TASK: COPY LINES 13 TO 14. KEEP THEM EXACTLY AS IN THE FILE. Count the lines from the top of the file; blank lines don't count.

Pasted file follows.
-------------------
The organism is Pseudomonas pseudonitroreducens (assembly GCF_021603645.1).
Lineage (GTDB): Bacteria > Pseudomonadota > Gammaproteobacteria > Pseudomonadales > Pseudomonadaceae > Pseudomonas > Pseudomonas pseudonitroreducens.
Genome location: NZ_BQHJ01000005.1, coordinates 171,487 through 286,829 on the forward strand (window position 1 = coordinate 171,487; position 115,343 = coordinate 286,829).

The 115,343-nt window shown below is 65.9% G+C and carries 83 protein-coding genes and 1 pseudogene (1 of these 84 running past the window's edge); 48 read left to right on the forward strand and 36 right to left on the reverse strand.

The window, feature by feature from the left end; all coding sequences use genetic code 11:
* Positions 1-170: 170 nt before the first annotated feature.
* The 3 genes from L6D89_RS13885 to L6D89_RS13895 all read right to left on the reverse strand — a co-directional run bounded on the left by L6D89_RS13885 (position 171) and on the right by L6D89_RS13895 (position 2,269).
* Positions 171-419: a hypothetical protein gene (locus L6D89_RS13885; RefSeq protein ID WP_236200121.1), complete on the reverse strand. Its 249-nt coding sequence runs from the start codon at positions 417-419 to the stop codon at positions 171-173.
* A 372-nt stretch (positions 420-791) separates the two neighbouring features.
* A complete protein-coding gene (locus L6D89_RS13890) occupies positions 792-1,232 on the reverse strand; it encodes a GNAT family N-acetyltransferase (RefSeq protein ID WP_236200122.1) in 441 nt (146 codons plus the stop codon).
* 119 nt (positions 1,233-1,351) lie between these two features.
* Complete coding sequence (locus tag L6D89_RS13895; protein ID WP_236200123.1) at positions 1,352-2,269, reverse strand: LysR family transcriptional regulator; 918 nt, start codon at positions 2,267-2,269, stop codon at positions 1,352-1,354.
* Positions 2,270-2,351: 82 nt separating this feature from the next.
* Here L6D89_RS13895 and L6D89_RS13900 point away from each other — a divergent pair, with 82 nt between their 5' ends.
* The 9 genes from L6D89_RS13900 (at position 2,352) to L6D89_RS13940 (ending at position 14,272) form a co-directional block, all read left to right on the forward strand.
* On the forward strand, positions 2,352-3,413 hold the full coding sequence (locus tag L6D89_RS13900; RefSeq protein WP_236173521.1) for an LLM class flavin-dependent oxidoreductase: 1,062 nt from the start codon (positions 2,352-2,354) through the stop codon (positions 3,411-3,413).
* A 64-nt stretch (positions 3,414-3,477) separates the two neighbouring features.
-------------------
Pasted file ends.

* Positions 2,270-2,351: 82 nt separating this feature from the next.
* Here L6D89_RS13895 and L6D89_RS13900 point away from each other — a divergent pair, with 82 nt between their 5' ends.